One year ago, Auto Club Speedway broke Will Power’s heart. But in tonight’s IndyCar Series season finale at the two-mile oval in Southern California, the Team Penske pilot got his payback.
Power dominated the middle stages of the MAV TV 500 and then rocketed to the front with the laps winding down. He would go on to claim what he called “the most satisfying win of [his] life” by 1.5 seconds over defending race champion Ed Carpenter.
Early in last year’s IndyCar finale at ACS, Power lost control of his No. 12 Verizon Team Penske Chevrolet and slammed into the wall, opening the door for Ryan Hunter-Reay to overtake him for the series championship by the end of the 500-mile race.
But on this night, Power got to experience the jubilation he had hoped to enjoy last fall in Fontana.
“That is the most satisfying thing I have ever done, and I wanted to do it so badly all year,” Power told NBCSN’s Jon Beekhuis in Victory Lane. “In the early [oval races] I was kind of conservative and wanted to finish every lap. But this time, I was going for it.”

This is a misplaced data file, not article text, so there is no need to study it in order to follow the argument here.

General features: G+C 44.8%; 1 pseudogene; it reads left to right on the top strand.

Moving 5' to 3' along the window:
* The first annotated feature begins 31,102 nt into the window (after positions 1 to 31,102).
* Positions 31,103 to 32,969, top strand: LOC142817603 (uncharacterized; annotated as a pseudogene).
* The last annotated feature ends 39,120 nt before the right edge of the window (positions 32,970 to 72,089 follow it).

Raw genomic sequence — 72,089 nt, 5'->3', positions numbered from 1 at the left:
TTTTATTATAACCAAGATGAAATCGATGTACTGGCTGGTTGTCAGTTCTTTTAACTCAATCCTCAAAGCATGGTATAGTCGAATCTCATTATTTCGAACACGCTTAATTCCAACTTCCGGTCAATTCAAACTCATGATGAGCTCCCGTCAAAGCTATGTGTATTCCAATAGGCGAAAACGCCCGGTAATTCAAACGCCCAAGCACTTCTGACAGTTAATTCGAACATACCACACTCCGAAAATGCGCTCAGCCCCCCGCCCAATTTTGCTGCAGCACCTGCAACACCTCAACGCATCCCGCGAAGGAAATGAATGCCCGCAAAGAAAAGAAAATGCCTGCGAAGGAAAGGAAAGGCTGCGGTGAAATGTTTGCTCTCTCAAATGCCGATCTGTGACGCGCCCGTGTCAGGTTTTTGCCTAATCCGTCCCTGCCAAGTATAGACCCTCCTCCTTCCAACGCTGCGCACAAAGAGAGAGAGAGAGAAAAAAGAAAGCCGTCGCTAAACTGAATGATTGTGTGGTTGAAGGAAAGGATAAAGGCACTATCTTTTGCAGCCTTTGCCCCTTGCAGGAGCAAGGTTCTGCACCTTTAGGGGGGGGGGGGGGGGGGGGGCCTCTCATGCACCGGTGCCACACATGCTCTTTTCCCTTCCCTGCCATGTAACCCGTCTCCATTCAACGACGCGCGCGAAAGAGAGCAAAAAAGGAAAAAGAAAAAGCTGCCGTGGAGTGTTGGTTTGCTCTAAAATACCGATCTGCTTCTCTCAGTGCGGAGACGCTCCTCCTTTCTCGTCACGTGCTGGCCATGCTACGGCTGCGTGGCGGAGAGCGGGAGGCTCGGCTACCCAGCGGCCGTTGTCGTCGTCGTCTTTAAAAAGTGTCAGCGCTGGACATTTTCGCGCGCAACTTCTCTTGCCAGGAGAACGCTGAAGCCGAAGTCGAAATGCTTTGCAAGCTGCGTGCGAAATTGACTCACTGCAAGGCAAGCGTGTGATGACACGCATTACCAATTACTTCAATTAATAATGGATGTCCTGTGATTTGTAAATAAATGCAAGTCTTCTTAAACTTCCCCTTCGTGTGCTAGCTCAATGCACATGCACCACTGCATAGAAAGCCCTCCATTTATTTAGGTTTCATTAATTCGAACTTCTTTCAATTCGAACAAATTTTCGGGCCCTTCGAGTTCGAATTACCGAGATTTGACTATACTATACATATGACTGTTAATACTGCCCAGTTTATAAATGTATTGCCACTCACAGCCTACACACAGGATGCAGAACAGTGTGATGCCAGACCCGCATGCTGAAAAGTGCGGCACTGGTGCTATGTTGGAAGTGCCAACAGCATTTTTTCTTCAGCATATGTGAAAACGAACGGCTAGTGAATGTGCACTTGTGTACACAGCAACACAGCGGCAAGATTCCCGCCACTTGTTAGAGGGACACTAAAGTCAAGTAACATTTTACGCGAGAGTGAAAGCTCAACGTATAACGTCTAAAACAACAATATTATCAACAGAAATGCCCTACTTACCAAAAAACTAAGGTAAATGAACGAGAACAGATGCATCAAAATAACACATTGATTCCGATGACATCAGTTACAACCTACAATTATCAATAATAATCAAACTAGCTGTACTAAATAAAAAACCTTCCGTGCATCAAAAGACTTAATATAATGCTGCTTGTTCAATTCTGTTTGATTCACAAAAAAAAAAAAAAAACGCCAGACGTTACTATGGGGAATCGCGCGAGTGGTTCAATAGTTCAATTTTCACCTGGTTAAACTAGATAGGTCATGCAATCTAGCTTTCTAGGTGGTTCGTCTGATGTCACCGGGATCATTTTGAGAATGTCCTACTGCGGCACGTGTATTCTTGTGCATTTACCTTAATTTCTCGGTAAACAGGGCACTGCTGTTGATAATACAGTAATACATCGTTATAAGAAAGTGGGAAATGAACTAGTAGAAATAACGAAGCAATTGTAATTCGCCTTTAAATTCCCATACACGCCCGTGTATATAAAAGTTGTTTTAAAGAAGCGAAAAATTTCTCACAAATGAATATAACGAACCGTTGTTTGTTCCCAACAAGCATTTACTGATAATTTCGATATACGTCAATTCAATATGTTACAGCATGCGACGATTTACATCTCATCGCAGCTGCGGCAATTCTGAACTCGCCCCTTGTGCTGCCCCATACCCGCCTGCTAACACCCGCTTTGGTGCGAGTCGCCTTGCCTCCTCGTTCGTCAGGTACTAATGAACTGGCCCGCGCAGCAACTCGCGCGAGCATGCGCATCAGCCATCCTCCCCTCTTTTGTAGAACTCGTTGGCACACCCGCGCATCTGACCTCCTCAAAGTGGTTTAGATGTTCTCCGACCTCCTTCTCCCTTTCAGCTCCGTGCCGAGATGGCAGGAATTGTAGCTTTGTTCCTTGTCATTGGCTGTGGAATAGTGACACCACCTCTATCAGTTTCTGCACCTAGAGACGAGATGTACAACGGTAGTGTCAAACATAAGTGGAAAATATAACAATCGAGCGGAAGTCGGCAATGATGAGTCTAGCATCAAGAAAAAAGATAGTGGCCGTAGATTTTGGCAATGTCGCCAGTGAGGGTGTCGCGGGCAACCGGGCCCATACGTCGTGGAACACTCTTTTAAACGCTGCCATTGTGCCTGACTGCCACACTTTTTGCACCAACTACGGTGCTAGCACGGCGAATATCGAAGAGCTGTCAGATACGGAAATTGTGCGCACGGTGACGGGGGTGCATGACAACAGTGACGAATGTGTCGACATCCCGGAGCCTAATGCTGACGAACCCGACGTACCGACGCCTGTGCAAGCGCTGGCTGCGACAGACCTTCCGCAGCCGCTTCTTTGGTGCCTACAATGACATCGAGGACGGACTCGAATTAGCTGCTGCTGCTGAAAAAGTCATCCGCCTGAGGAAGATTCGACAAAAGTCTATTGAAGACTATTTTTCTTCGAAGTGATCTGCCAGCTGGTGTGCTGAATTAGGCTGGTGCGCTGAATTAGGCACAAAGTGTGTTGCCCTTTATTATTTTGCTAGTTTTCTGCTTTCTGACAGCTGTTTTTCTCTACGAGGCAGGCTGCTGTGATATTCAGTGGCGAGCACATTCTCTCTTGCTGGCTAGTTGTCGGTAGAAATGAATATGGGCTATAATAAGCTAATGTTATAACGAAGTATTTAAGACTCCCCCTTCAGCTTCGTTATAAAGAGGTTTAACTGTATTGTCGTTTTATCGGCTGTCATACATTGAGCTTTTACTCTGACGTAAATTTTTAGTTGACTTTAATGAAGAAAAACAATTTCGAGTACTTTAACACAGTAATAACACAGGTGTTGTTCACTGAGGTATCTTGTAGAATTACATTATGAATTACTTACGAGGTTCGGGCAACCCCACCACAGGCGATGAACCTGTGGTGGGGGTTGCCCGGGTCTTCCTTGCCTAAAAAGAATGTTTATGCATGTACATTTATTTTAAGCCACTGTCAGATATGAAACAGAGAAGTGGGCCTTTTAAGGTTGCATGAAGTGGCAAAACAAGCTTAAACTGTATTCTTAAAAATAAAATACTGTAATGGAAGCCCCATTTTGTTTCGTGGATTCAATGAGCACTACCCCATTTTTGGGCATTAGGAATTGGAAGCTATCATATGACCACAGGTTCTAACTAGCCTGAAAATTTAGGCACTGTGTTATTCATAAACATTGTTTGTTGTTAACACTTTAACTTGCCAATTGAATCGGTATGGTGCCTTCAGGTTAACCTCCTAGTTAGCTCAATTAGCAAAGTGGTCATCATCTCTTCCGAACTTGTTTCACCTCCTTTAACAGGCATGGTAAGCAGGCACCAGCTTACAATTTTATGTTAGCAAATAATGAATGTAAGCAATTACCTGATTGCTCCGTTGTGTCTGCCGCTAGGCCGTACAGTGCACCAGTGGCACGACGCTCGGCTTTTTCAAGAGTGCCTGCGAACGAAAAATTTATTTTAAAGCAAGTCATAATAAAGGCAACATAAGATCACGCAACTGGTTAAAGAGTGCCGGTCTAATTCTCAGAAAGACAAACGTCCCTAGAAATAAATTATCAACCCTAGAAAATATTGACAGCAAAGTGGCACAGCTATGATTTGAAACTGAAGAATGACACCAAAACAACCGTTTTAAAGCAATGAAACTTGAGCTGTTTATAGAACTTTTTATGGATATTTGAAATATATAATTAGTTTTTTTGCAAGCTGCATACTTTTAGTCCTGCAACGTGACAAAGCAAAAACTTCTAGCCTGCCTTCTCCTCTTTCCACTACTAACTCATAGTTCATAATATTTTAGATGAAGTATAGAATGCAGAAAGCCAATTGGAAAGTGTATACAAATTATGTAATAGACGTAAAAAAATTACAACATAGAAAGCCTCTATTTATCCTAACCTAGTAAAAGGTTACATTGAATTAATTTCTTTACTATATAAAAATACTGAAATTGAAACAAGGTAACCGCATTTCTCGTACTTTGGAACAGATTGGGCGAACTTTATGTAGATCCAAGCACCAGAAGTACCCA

Along the way, Power also had to deal with getting a new visor on his helmet in the middle of a caution period. But Power believed that he had the car to make the ground back up.
“I knew we had a very quick car, and I didn’t care – I just said, ‘Let’s fix this. We can win this,'” said Power. “This is just the most satisfying thing. I’m so stoked for [sponsor] Verizon and it’s a great way to end the season.”
With 20 laps left, Sebastien Bourdais hit the wall going down the backstretch to bring out a caution period. One lap later, Power decided to go to the pits for service in preparation of the last dash to the finish.
Charlie Kimball and J.R. Hildebrand were both ahead of Power when the green came back out with 14 laps remaining, but Power quickly dusted both Hondas to take the lead once again.